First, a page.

Robert Bigelow describes his plans for private space stations. (Credit: Douglas Messier)

Bigelow Aerospace’s plans for private space stations is dependent upon the ability of NASA’s commercial crew program to produce affordable human transports. The company is initially targeting sovereign governments as station tenants.  If Bigelow is successful, the company could draw away support from NASA’s efforts to continue ISS operations. The effort would also build up the space capabilities of foreign nations.

One option would be for NASA to decommission ISS in 2020, and to purchase a space station from Bigelow on a commercial basis. There are potential problems with this approach, however. How easy and costly it would be to replicate the research capabilities that ISS possesses is an interesting question. The option also includes a degree of risk in that it’s currently unknown whether Bigelow will succeed with his private venture. If Bigelow’s stations or business plan fail, NASA could end up throwing away a valuable asset with no easy way to replace it.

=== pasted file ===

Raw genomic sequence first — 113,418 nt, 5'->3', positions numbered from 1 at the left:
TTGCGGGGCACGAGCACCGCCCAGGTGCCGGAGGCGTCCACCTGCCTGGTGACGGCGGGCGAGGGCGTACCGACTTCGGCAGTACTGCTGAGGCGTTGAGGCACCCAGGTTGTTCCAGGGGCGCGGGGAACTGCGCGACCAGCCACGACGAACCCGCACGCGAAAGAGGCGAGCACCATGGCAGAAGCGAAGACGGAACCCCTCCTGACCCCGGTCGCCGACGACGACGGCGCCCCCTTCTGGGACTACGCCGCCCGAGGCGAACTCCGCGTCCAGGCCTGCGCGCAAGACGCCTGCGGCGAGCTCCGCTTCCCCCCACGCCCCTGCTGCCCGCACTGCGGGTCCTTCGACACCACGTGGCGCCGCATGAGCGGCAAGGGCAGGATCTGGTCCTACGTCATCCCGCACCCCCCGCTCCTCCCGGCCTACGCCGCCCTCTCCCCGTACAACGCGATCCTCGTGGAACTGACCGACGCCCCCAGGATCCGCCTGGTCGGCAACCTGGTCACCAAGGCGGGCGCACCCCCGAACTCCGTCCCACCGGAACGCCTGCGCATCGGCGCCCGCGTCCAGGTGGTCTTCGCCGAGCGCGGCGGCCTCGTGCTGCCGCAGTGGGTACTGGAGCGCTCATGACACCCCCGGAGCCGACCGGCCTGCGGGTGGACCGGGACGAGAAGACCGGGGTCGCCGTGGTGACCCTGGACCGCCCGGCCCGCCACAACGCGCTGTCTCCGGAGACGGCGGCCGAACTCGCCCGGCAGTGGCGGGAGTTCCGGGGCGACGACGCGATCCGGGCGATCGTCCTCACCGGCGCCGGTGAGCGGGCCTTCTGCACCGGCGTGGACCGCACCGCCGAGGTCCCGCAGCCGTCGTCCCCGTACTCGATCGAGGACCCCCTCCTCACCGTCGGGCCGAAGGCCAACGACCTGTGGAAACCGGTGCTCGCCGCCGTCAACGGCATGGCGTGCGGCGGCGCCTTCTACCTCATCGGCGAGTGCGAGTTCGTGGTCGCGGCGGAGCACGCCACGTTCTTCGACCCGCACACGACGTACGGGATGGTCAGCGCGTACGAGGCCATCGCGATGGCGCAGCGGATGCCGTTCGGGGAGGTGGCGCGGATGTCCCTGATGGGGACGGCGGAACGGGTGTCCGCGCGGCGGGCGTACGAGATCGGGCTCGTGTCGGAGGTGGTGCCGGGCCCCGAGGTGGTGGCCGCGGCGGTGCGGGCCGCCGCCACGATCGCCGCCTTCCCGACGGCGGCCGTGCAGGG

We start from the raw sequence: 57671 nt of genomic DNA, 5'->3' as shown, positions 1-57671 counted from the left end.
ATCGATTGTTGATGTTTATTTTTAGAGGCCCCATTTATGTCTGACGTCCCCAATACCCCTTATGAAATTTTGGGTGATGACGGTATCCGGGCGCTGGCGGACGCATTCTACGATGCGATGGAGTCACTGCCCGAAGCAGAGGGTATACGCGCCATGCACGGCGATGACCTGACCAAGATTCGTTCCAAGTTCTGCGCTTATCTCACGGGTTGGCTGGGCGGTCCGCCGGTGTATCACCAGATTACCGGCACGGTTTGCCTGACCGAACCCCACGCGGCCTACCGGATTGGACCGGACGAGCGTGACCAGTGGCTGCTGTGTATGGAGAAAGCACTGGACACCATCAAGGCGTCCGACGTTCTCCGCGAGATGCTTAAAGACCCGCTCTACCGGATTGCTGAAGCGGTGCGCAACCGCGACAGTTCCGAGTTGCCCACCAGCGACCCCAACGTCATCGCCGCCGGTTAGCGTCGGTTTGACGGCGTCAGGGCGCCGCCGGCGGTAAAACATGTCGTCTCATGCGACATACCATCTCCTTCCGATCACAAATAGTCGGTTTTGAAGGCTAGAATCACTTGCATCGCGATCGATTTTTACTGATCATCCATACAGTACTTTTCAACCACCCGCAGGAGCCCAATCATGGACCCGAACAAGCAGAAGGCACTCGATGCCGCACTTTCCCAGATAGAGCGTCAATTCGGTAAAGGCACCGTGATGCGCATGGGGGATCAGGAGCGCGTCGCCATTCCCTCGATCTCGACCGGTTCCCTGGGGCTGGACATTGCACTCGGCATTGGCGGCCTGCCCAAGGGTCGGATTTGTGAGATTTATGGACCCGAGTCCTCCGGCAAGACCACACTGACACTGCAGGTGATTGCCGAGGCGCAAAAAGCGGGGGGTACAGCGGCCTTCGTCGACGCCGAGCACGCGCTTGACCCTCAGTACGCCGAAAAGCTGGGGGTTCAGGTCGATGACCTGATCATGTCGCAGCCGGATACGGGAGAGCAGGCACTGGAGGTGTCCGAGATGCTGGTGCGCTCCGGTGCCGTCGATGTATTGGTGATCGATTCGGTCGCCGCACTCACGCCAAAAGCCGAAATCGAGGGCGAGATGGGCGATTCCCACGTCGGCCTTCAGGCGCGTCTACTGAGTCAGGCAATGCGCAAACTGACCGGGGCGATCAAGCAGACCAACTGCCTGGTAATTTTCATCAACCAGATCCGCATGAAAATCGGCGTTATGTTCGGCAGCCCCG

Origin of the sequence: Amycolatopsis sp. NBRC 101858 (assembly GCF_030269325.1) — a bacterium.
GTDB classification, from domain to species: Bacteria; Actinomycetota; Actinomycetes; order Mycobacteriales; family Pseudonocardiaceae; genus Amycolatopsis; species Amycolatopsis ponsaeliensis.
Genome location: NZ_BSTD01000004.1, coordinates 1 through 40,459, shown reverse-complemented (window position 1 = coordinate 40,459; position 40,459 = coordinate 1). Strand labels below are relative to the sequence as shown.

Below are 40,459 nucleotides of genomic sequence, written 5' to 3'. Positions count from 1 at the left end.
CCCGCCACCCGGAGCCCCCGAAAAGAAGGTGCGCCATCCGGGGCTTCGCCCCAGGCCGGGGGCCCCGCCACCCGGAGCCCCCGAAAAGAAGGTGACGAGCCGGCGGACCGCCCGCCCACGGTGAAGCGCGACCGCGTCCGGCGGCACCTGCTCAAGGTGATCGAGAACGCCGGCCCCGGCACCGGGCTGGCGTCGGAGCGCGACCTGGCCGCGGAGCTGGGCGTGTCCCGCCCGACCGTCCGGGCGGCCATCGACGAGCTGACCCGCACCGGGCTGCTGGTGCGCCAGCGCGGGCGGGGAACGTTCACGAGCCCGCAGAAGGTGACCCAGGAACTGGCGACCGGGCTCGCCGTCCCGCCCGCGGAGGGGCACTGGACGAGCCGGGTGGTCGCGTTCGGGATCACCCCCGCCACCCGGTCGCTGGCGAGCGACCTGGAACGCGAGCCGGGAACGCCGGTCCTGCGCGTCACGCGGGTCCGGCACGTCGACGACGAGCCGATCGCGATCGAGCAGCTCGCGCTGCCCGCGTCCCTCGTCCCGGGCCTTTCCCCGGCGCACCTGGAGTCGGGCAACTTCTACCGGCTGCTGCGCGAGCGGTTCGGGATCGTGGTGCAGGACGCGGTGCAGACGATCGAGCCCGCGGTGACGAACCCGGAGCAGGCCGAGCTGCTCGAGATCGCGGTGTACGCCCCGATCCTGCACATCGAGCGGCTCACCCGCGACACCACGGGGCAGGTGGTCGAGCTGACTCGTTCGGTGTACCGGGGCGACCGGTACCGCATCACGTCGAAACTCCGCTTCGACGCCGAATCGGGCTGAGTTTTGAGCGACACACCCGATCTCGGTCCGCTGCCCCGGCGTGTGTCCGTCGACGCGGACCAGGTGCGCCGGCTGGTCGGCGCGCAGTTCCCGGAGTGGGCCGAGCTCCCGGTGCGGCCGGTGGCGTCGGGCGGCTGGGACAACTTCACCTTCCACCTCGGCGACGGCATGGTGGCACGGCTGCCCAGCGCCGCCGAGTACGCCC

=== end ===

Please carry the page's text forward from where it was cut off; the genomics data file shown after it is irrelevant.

It might end up having to do the first, regardless. There are serious questions about whether the space agency could simultaneously support a vigorous deep space exploration program using the expensive SLS/Orion combination while still maintaining an aging space station in orbit. NASA’s budgets are already squeezed, the future doesn’t look much better.

NASA’s hope is to significantly reduce the cost of operations through its commercial cargo and crew programs. Although the cargo program is proving successful, the crew effort is endangered by Congress’s unwillingness to fully fund it.

This refusal is endangering Bigelow’s commercial program for low Earth orbit, which could help reduce the unit costs of crew and cargo vehicles that would serve both ISS and the company’s private space stations. Bigelow also needs his commercial orbital program to succeed first before trying to place modules on the moon and send them off on deep space missions.

The bottom line is that the future of the American space effort is very much in flux.  What was supposed to be a week for celebrating success and looking toward a bright future has turned cloudy and threatening. It’s likely to remain so for quite some time to come.